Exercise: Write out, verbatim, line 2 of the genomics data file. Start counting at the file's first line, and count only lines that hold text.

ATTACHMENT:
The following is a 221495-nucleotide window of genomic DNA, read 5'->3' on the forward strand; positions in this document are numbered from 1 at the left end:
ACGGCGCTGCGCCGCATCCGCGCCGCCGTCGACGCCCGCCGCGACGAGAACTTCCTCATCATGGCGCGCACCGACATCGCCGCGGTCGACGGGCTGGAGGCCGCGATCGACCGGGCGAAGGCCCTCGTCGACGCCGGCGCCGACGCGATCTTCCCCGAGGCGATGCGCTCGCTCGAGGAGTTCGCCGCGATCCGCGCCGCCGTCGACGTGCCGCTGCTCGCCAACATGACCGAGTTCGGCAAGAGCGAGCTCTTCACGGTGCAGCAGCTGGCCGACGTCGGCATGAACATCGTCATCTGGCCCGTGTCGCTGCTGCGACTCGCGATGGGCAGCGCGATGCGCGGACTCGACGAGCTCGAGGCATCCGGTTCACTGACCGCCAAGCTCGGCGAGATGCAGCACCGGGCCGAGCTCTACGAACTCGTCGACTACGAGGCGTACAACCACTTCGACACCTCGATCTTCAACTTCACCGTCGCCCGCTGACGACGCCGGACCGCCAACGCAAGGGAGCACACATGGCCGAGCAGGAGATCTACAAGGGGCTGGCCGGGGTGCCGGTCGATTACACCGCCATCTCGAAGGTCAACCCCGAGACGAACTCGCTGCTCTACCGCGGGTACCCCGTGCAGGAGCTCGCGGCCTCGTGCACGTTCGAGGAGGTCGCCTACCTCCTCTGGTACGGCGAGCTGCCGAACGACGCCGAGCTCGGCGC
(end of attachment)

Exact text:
ACGGCGCTGCGCCGCATCCGCGCCGCCGTCGACGCCCGCCGCGACGAGAACTTCCTCATCATGGCGCGCACCGACATCGCCGCGGTCGACGGGCTGGAGGCCGCGATCGACCGGGCGAAGGCCCTCGTCGACGCCGGCGCCGACGCGATCTTCCCCGAGGCGATGCGCTCGCTCGAGGAGTTCGCCGCGATCCGCGCCGCCGTCGACGTGCCGCTGCTCGCCAACATGACCGAGTTCGGCAAGAGCGAGCTCTTCACGGTGCAGCAGCTGGCCGACGTCGGCATGAACATCGTCATCTGGCCCGTGTCGCTGCTGCGACTCGCGATGGGCAGCGCGATGCGCGGACTCGACGAGCTCGAGGCATCCGGTTCACTGACCGCCAAGCTCGGCGAGATGCAGCACCGGGCCGAGCTCTACGAACTCGTCGACTACGAGGCGTACAACCACTTCGACACCTCGATCTTCAACTTCACCGTCGCCCGCTGACGACGCCGGACCGCCAACGCAAGGGAGCACACATGGCCGAGCAGGAGATCTACAAGGGGCTGGCCGGGGTGCCGGTCGATTACACCGCCATCTCGAAGGTCAACCCCGAGACGAACTCGCTGCTCTACCGCGGGTACCCCGTGCAGGAGCTCGCGGCCTCGTGCACGTTCGAGGAGGTCGCCTACCTCCTCTGGTACGGCGAGCTGCCGAACGACGCCGAGCTCGGCGC